UAW Escalates Fight Against Ford, Demanding a Better Offer
The United Auto Workers (UAW) has ramped up its battle with Ford, intensifying their demands for a more favorable offer from the company. According to the UAW, Ford has presented them with the same offer as two weeks ago, prompting the organization to take further action.
As a result of this ongoing dispute, Ford has asked approximately 550 employees not to report to work starting from October 16. This decision will have a ripple effect, impacting around 2,480 employees in total due to strike layoffs. The move by Ford comes after the UAW’s recent closure of Ford’s largest and most lucrative operation, the Kentucky Truck Plant, last week.
The Kentucky Truck Plant, responsible for the production of F-Series Super Duty trucks, Ford Expeditions, and Lincoln Navigators, generates an impressive $25 billion in annual revenue. Its closure signifies the UAW’s firm commitment to inflicting pain on Detroit automakers. However, the consequences of this move will not be limited to the UAW. Bank of America estimates that the shutdown of the Kentucky facility alone could cost Ford a staggering $247 million each week in earnings before interest and taxes.
This strike against Ford is part of the UAW’s simultaneous action against other major automotive players, including General Motors (GM) and Stellantis. Since the strike began on September 15, six assembly plants and 38 parts depots have already been forced to shut down. Currently, approximately 34,000 union workers are participating in the strike, with the UAW threatening to extend their action nationwide if their demands are not met.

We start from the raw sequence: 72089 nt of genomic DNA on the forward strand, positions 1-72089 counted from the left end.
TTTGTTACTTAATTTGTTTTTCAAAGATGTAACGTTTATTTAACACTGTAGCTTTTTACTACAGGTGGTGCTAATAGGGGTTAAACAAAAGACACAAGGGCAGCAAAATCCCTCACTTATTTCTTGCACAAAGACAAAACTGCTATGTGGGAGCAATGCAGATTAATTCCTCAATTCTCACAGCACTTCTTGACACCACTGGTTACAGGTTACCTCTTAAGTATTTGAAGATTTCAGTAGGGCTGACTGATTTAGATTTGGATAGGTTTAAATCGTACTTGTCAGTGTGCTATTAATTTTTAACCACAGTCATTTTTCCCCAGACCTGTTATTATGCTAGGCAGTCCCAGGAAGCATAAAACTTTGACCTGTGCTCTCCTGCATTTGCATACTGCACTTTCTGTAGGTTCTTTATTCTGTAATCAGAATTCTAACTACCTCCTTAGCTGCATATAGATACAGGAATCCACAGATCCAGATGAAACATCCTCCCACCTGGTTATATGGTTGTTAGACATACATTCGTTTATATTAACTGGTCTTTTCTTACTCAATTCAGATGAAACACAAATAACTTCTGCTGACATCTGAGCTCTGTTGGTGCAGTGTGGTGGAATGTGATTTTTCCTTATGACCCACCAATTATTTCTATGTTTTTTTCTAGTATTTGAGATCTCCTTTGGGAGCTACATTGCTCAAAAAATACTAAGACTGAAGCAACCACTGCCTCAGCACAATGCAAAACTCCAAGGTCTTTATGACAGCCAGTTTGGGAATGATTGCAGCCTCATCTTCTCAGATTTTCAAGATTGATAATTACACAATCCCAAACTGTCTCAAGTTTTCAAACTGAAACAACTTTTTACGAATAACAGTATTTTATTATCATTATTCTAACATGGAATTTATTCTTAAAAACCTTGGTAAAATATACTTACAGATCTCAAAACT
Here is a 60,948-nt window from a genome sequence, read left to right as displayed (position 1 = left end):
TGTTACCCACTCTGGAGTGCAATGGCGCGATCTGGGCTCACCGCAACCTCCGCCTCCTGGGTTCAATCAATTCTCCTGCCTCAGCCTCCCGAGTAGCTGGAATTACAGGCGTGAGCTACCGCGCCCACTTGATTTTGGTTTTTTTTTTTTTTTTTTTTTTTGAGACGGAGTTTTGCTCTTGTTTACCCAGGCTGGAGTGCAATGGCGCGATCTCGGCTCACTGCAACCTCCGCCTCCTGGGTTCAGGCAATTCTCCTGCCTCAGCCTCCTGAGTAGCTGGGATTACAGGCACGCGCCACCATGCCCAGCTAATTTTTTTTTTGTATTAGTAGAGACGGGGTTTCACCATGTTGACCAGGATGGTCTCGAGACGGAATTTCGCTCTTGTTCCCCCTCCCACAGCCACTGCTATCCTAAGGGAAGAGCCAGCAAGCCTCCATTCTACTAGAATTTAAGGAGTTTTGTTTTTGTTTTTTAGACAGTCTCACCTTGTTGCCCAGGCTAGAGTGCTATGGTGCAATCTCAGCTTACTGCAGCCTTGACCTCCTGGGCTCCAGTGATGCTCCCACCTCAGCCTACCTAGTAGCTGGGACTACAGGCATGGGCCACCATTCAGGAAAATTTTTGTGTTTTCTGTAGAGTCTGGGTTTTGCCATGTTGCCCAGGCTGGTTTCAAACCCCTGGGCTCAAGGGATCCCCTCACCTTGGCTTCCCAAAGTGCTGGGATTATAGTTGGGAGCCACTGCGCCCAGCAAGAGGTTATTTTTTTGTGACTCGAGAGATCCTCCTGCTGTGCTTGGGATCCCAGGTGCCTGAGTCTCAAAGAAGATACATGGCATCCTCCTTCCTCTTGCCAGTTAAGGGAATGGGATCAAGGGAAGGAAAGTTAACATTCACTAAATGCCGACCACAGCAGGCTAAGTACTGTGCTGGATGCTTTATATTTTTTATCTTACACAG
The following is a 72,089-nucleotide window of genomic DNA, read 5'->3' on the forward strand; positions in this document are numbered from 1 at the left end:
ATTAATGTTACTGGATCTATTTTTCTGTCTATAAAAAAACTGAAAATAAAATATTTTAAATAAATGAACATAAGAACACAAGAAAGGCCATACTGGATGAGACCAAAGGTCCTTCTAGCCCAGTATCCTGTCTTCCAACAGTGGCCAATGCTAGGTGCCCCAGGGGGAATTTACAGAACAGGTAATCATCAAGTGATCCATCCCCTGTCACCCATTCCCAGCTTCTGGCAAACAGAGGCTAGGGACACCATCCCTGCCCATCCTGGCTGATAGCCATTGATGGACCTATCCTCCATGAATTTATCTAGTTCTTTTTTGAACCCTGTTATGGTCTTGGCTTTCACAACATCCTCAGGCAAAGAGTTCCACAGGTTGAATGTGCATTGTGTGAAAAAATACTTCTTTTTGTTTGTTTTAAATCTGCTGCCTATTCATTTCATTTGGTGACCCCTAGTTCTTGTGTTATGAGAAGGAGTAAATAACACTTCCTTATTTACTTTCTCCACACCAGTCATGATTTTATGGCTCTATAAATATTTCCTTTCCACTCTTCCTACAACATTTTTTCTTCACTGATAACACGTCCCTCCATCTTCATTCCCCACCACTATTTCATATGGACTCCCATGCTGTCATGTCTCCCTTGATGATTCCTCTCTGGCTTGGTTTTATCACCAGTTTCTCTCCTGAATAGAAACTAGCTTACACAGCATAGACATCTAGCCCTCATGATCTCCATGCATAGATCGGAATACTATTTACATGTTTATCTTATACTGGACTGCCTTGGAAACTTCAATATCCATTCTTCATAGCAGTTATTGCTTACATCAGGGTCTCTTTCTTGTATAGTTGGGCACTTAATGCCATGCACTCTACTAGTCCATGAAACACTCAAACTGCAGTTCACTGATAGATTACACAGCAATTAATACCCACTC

In terms of their demands, the UAW is asking for a notable 40% raise for its members over four-year contracts. Although Ford has offered a wage hike of 23%, which is higher than the offers from GM and Stellantis, concerns have been raised about the company being specifically targeted by the union. This is due to Ford having made greater concessions compared to its counterparts in the negotiations.
The fight between the UAW and Ford continues to escalate, with both parties holding firm in their positions. As the strike persists and its impact on Ford and the automotive industry becomes increasingly apparent, all eyes are on the negotiation table, waiting to see if a resolution will be reached or if the strike will evolve into a nationwide upheaval.